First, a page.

If you had to highlight three recent titles that would give us a feel for the list, which would you choose and why?
On My Block (2007), our most recent multicultural anthology, because it highlights a huge spectrum of diversity as well as being beautifully designed. My Colors, My World/Mis colores, mi mundo (2007), because of the stunning artwork, and Young Cornrows Callin Out the Moon (2007), because it’s just a fabulous piece of poetry and a great read-aloud.
Which would you recommend to writers for study and why?
I would definitely recommend Juan Felipe Herrera, especially books such as Calling the Doves (1995) and Grandma and Me at the Flea (2002). He has an incredible poetic sensibility and a truly magical imagination, and is a real pro at showing rather than telling.
I’d recommend Uma Krishnaswami‘s books, Chachaji’s Cup (2003) and The Closet Ghosts (2006). She’s immensely gifted at creating real characters and wonderful dialogue, and she has a great natural sense of story.
I’d also point to Lucía González (The Storyteller’s Candle (2008)), Jorge Argueta (A Movie in My Pillow (2001)), Xochitl and the Flowers (2003)), Moony Luna (2005), and Amy Lee-Tai (A Place Where Sunflowers Grow (2006)) for how to present historical information in a warm, engaging, sensitive way.
Who are your new voices, your rising stars, and your big names?
Let’s see… New voices: Malathi Michelle Iyengar. Rising stars: Lucía González, Maya Christina Gonzalez. Big names: We’re publishing a book in 2009 by Diego Rivera’s daughter, Dra. Guadalupe Rivera Marín. She’s writing about her childhood memories, which will be illustrated with her father’s artwork.
What do you see as your jobs in the publishing process?
In a general sense, my job is to find and nurture new, emerging, and established voices, and to help those writers and artists bring their stories and their vision to fruition.
In a more specific sense, my jobs are many. At Children’s Book Press, because we’re so small, each person essentially functions as his or her own department.
So my job as Executive Editor includes: building the editorial and production budget; finding authors and artists; acquiring new stories for publication; manuscript development; art direction (to some extent, along with the book designer); and project management.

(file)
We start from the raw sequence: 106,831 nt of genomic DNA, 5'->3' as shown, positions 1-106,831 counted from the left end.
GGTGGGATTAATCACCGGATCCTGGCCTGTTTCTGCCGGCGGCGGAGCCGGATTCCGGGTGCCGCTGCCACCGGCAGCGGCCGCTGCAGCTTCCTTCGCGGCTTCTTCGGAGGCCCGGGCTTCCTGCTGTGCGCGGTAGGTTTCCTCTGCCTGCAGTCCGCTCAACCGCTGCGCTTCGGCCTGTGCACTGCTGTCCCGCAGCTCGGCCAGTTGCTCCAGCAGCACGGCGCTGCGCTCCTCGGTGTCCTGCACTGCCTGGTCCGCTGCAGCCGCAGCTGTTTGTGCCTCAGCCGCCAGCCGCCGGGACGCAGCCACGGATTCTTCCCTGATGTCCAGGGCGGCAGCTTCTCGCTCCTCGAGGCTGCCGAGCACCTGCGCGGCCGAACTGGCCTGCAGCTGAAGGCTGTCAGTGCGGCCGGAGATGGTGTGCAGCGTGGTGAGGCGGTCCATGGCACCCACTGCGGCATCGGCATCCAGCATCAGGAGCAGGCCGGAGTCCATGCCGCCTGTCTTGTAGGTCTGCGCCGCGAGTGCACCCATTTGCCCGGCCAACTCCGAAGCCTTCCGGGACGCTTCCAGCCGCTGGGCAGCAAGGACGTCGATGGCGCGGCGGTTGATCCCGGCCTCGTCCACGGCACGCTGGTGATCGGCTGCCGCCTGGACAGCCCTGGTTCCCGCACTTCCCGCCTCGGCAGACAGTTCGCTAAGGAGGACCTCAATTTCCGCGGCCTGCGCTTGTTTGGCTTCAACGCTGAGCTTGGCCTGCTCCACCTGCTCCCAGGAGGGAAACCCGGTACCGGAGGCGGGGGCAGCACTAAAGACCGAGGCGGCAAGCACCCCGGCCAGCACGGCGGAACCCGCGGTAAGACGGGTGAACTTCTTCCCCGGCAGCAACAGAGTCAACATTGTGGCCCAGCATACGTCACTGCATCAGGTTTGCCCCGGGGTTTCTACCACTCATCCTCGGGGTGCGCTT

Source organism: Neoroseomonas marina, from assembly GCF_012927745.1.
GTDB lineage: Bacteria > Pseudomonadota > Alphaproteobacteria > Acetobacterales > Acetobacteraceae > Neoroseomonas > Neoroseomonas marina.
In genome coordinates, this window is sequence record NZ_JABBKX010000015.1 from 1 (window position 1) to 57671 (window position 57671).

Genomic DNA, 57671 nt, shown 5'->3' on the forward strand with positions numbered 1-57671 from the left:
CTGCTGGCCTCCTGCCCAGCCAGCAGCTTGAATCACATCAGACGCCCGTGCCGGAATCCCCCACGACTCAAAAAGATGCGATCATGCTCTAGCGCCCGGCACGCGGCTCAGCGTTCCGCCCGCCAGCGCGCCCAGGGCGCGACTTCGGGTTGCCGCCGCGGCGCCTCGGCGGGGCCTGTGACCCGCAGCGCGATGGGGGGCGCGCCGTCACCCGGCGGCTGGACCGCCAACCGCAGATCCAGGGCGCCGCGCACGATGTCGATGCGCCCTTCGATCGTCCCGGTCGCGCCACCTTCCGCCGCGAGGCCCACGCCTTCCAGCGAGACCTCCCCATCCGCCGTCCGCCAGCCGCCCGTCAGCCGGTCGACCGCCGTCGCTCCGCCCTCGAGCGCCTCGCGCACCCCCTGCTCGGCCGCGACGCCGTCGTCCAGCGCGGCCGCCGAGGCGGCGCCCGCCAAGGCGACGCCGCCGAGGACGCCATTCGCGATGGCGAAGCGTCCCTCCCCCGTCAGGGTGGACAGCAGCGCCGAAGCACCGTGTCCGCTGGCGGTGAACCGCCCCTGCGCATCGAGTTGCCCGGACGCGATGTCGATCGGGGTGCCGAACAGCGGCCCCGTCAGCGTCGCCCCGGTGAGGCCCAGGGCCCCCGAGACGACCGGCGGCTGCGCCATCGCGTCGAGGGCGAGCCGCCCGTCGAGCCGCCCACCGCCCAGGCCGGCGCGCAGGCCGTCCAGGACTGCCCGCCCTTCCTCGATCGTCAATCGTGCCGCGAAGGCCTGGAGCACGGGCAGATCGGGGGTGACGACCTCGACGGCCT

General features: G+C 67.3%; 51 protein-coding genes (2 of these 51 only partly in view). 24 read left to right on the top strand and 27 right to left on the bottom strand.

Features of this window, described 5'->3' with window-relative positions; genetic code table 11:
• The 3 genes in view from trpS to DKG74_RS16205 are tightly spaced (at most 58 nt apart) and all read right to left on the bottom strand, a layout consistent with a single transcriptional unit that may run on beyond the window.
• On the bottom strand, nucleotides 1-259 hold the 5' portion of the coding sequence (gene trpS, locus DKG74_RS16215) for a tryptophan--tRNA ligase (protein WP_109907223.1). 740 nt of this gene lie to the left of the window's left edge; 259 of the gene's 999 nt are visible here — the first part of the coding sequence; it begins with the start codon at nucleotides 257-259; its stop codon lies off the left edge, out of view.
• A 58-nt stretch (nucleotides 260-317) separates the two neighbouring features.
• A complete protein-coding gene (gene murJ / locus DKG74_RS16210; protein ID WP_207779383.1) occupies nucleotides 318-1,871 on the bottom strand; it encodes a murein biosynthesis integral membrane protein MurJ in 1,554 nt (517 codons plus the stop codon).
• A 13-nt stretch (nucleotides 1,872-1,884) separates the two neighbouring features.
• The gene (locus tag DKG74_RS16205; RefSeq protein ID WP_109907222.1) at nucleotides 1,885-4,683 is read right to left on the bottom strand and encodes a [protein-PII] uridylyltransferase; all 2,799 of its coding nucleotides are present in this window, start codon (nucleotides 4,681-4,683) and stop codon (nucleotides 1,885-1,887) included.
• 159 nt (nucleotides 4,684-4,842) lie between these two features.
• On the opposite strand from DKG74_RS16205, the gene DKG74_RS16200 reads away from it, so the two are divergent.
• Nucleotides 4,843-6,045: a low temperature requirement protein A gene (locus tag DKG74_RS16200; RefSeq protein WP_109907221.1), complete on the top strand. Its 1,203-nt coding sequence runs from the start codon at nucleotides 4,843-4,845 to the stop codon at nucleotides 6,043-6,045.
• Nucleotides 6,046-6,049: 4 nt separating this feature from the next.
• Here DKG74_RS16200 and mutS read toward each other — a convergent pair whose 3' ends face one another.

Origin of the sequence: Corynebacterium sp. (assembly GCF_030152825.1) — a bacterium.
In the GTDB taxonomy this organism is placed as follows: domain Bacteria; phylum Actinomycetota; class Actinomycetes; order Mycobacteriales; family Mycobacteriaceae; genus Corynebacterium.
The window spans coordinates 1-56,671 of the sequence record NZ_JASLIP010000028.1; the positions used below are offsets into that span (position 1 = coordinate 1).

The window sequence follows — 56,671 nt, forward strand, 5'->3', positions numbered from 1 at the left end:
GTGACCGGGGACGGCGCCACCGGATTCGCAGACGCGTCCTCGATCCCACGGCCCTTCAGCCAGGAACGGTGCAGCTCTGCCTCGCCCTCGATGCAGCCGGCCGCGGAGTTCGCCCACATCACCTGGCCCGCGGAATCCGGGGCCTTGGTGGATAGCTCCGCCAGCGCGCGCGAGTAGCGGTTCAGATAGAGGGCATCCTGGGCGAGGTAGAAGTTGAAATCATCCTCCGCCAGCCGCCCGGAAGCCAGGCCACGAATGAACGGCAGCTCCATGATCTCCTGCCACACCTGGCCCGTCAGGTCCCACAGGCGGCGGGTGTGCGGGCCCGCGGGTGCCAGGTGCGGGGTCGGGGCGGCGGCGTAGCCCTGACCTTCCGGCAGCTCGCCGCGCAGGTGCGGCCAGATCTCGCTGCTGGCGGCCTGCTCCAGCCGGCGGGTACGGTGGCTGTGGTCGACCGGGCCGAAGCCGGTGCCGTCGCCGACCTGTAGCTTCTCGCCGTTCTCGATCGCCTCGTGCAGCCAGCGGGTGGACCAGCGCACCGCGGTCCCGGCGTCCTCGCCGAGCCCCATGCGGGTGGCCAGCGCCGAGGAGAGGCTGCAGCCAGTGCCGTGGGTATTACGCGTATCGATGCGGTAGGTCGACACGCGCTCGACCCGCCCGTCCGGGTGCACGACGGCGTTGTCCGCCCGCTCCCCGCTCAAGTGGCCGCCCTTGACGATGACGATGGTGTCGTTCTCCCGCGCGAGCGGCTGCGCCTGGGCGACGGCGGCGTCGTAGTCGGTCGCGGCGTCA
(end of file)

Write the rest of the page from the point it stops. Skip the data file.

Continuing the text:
What are your challenges?
Juggling the book schedules, making sure my authors and artists are delivering on time, figuring out what we can do with our sometimes-limited nonprofit budget.
One of the biggest challenges we all face is reigning in our desire to do more. Currently we’re limited by our budget to publishing only four new hardcovers a year, but we’d all like to be producing more titles each year.
What do you love about it?
I love working with fantastically creative people! We’re so lucky to work with such generous storytellers and artists, and I am so thankful I get to be involved in how their work develops.
I love the range of stories and styles and histories I get exposed to in doing this work.
I love that each book represents a completely new adventure, a new relationship (even when I’m working with an author I already know well), and a new learning curve.
And I love producing books that do some good in the world.
How has publishing changed–for better and worse–since you entered the field?
For the better…. Publishers are finally making (limited) room for authors and artists of color and for bilingual books, which I think is a very good thing, although I don’t think they’re always as thoughtful about it as they could be.
For the worse…. The market is so glutted—we’d all be better off if publishers were publishing fewer books of higher quality. The booksellers, the reviewers, and the public wouldn’t be quite so overwhelmed by the sheer quantity of what’s out there, and the books themselves would benefit from more attention and a longer shelf life, I think.
Also, there’s obviously been a huge negative impact on independent bookstores in the last ten years due to certain online retailers (ahem) and the expansion of the big chains, which hits small presses especially hard.
What global improvements would you like to see and why?
I’d like to see independent presses be able to survive on their own and not keep getting swallowed by huge conglomerates that seem to be only incidentally interested in the making of books.
I’d like for people to walk the walk and not just talk the talk—a lot of people say they support independent bookstores in their communities but then go spend their money elsewhere.
Of course, these are probably not very realistic improvements to expect, but a girl can dream.